Water-clear cell adenoma (WCCA) of the parathyroid gland is an exceedingly rare neoplasm. To date, 17 cases have been reported in the literature, with only one of them being intrathyroidal. Here we report a case of a 34-year-old woman who presented for evaluation of a goiter and was found to have a thyroid nodule and abnormal thyroid function tests (TFT). Fine needle aspiration biopsy of the nodule revealed thyroid follicular cells without atypia and subsequent Afirma® Gene Expression Classifier (GEC) testing results were suspicious for malignancy. As a result, the patient underwent a right thyroid lobectomy and isthmusectomy. Histological sections revealed an intrathyroidal nodule consistent with a clear cell neoplasm of parathyroid origin. The histologic appearance together with the immune profile was diagnostic of WCCA, with diffuse positivity for GATA3, focal weak positivity for parathyroid hormone, and negativity for PAX8, thyroglobulin, TTF1, synaptophysin, chromogranin, and S100p. Our study focuses on the clinical presentation, current management strategies, and review of the available literature surrounding this rare diagnosis. The ultimate goal is to help endocrinologists and surgeons establish a foundational treatment plan for intrathyroidal clear cell tumor cases.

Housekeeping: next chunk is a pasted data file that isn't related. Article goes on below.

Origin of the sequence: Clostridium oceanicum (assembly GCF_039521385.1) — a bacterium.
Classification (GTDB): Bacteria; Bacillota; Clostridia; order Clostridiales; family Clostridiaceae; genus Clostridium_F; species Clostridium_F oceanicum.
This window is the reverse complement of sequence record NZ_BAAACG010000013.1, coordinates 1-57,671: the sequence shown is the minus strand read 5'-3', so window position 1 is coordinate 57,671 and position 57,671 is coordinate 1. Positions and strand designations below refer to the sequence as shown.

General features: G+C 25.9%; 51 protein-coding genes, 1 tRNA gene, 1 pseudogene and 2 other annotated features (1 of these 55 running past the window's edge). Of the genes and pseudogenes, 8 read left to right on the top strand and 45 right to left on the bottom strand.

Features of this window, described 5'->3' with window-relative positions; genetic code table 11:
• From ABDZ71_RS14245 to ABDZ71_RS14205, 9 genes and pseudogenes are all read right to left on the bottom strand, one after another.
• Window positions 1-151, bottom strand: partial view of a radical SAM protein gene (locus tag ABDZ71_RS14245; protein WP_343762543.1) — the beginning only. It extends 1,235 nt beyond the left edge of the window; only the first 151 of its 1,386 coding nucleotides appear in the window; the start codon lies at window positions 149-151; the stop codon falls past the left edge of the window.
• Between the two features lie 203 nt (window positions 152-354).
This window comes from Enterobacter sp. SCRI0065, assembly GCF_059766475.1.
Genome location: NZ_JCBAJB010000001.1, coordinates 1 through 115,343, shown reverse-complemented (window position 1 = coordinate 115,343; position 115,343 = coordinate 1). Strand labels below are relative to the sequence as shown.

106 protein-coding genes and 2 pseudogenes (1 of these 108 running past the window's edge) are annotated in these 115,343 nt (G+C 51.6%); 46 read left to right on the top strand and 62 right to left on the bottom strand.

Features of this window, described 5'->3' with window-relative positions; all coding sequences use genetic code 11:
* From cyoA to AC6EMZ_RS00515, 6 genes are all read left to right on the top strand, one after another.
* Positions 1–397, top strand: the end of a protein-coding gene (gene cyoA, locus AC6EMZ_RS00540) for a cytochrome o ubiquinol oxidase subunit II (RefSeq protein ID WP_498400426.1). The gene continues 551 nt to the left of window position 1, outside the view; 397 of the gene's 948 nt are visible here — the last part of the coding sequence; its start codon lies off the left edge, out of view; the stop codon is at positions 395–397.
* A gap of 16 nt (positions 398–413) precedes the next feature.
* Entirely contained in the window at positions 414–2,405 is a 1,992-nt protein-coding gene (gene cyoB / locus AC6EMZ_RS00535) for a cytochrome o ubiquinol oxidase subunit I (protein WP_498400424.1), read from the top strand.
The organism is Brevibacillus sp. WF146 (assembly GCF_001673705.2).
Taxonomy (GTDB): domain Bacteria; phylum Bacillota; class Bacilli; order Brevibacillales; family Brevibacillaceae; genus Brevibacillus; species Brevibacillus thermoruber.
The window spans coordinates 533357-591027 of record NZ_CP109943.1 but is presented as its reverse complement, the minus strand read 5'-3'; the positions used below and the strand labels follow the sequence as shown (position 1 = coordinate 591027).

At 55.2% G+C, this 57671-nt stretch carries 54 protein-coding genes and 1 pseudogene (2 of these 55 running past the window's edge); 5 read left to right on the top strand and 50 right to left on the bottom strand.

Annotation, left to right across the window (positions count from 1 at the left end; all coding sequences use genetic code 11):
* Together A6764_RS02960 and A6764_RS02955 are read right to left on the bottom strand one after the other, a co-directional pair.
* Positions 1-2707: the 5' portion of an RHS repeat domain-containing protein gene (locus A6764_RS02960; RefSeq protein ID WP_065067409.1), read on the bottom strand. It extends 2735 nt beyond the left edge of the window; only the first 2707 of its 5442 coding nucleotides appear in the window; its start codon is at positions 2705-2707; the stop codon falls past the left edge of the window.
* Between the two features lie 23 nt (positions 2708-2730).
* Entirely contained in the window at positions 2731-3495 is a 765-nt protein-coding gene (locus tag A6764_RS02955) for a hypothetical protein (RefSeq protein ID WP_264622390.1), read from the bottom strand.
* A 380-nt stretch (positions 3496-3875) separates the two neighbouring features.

1. Introduction

Water-clear cell hyperplasia (WCCH) and water-clear cell adenoma (WCCA) are rare entities [1, 2], with the first case of WCCH being published in 1934 by Albright et al. [3] and the first WCCA case not until 1994 by Kovacs et al. [4]. WCCA has been defined as a solitary mass, with lack of lobulation and lack of fat within the lesion [5]. Similar to WCCH, WCCA are composed of cells with abundant clear to foamy or granular cytoplasm and mild nuclear pleomorphism [47]. It is more frequent in patients in their 40s to 50s with no gender predilection [2].